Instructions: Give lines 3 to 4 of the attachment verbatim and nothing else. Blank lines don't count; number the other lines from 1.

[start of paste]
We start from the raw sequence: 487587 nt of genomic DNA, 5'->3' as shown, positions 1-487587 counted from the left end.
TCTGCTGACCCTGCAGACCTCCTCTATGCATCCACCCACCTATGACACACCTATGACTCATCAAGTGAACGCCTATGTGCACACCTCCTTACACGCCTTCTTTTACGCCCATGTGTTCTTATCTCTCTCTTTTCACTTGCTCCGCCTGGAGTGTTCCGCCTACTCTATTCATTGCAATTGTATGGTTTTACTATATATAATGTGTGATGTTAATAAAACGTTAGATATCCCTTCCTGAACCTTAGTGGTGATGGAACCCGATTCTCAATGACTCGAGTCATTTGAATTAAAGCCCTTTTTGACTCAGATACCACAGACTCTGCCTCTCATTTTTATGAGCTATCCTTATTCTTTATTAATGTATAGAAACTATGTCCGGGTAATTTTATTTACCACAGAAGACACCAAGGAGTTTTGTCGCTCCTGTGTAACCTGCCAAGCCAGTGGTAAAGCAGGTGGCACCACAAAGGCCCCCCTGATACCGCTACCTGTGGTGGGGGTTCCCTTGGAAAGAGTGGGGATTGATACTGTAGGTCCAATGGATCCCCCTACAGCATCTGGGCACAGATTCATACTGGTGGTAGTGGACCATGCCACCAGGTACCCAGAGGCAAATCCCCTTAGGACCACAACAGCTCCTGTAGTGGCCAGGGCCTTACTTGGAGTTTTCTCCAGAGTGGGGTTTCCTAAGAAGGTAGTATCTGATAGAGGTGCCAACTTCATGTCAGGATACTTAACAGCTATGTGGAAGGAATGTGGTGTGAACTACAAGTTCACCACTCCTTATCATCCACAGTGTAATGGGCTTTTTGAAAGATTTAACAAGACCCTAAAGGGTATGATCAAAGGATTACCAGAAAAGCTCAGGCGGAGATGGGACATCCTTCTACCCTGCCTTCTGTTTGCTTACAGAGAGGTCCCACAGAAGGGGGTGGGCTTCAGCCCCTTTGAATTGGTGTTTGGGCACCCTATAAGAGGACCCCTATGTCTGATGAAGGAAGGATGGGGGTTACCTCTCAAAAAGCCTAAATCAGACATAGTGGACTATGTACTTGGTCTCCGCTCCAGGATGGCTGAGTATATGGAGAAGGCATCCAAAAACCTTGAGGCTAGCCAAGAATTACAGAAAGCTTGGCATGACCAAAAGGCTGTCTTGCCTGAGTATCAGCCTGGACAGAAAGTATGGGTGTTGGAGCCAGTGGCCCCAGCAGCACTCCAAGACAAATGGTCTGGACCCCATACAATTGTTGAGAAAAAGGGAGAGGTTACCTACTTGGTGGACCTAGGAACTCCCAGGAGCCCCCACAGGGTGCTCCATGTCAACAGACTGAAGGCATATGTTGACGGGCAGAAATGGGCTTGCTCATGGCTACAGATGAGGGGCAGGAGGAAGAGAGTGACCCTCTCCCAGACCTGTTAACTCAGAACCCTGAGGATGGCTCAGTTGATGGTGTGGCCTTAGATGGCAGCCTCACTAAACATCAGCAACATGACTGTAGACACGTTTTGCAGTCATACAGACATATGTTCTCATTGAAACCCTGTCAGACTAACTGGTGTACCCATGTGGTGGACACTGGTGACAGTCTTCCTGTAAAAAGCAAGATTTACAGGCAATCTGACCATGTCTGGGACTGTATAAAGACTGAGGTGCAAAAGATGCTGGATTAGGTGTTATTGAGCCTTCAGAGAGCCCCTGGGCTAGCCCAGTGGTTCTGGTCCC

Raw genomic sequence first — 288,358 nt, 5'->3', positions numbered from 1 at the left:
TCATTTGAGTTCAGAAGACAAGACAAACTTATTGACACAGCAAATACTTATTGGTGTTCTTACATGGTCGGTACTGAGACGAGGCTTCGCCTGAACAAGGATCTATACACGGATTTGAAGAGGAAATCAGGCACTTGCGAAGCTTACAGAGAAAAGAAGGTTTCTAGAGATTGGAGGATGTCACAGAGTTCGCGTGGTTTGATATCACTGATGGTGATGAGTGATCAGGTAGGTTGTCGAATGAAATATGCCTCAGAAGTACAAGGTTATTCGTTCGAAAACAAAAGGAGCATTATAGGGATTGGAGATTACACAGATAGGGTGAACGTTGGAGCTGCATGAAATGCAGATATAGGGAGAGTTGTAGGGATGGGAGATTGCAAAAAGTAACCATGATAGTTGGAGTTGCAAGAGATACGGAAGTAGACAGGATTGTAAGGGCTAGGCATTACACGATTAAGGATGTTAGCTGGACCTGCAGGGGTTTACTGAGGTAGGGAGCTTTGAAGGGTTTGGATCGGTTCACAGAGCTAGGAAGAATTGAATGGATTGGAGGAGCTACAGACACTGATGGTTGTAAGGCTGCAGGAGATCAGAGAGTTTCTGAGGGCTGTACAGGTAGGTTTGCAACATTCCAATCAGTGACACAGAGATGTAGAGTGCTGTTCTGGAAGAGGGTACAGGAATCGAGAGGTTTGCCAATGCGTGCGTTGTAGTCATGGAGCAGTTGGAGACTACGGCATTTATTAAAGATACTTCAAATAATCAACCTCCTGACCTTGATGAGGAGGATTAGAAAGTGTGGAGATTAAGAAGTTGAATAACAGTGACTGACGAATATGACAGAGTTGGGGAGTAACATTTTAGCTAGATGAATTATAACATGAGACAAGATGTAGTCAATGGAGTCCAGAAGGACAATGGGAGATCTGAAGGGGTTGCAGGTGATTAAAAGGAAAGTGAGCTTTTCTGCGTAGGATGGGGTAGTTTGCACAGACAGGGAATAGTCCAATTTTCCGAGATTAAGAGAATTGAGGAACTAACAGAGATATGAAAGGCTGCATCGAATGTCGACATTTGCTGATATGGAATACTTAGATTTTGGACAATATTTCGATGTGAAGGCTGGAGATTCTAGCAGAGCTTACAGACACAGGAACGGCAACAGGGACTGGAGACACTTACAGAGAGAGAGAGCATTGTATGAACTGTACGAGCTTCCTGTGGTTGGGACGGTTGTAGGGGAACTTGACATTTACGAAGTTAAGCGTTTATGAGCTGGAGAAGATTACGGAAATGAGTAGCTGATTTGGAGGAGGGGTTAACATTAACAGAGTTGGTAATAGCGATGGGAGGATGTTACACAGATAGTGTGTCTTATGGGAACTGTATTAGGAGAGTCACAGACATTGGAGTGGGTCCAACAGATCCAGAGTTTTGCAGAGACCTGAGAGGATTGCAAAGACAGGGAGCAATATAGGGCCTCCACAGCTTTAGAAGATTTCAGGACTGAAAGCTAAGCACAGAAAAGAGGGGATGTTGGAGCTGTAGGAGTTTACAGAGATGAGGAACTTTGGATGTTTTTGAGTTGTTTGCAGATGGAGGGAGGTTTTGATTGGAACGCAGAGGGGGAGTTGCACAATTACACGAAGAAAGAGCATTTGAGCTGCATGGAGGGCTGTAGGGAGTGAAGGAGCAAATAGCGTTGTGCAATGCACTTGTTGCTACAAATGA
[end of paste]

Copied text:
Raw genomic sequence first — 288,358 nt, 5'->3', positions numbered from 1 at the left:
TCATTTGAGTTCAGAAGACAAGACAAACTTATTGACACAGCAAATACTTATTGGTGTTCTTACATGGTCGGTACTGAGACGAGGCTTCGCCTGAACAAGGATCTATACACGGATTTGAAGAGGAAATCAGGCACTTGCGAAGCTTACAGAGAAAAGAAGGTTTCTAGAGATTGGAGGATGTCACAGAGTTCGCGTGGTTTGATATCACTGATGGTGATGAGTGATCAGGTAGGTTGTCGAATGAAATATGCCTCAGAAGTACAAGGTTATTCGTTCGAAAACAAAAGGAGCATTATAGGGATTGGAGATTACACAGATAGGGTGAACGTTGGAGCTGCATGAAATGCAGATATAGGGAGAGTTGTAGGGATGGGAGATTGCAAAAAGTAACCATGATAGTTGGAGTTGCAAGAGATACGGAAGTAGACAGGATTGTAAGGGCTAGGCATTACACGATTAAGGATGTTAGCTGGACCTGCAGGGGTTTACTGAGGTAGGGAGCTTTGAAGGGTTTGGATCGGTTCACAGAGCTAGGAAGAATTGAATGGATTGGAGGAGCTACAGACACTGATGGTTGTAAGGCTGCAGGAGATCAGAGAGTTTCTGAGGGCTGTACAGGTAGGTTTGCAACATTCCAATCAGTGACACAGAGATGTAGAGTGCTGTTCTGGAAGAGGGTACAGGAATCGAGAGGTTTGCCAATGCGTGCGTTGTAGTCATGGAGCAGTTGGAGACTACGGCATTTATTAAAGATACTTCAAATAATCAACCTCCTGACCTTGATGAGGAGGATTAGAAAGTGTGGAGATTAAGAAGTTGAATAACAGTGACTGACGAATATGACAGAGTTGGGGAGTAACATTTTAGCTAGATGAATTATAACATGAGACAAGATGTAGTCAATGGAGTCCAGAAGGACAATGGGAGATCTGAAGGGGTTGCAGGTGATTAAAAGGAAAGTGAGCTTTTCTGCGTAGGATGGGGTAGTTTGCACAGACAGGGAATAGTCCAATTTTCCGAGATTAAGAGAATTGAGGAACTAACAGAGATATGAAAGGCTGCATCGAATGTCGACATTTGCTGATATGGAATACTTAGATTTTGGACAATATTTCGATGTGAAGGCTGGAGATTCTAGCAGAGCTTACAGACACAGGAACGGCAACAGGGACTGGAGACACTTACAGAGAGAGAGAGCATTGTATGAACTGTACGAGCTTCCTGTGGTTGGGACGGTTGTAGGGGAACTTGACATTTACGAAGTTAAGCGTTTATGAGCTGGAGAAGATTACGGAAATGAGTAGCTGATTTGGAGGAGGGGTTAACATTAACAGAGTTGGTAATAGCGATGGGAGGATGTTACACAGATAGTGTGTCTTATGGGAACTGTATTAGGAGAGTCACAGACATTGGAGTGGGTCCAACAGATCCAGAGTTTTGCAGAGACCTGAGAGGATTGCAAAGACAGGGAGCAATATAGGGCCTCCACAGCTTTAGAAGATTTCAGGACTGAAAGCTAAGCACAGAAAAGAGGGGATGTTGGAGCTGTAGGAGTTTACAGAGATGAGGAACTTTGGATGTTTTTGAGTTGTTTGCAGATGGAGGGAGGTTTTGATTGGAACGCAGAGGGGGAGTTGCACAATTACACGAAGAAAGAGCATTTGAGCTGCATGGAGGGCTGTAGGGAGTGAAGGAGCAAATAGCGTTGTGCAATGCACTTGTTGCTACAAATGA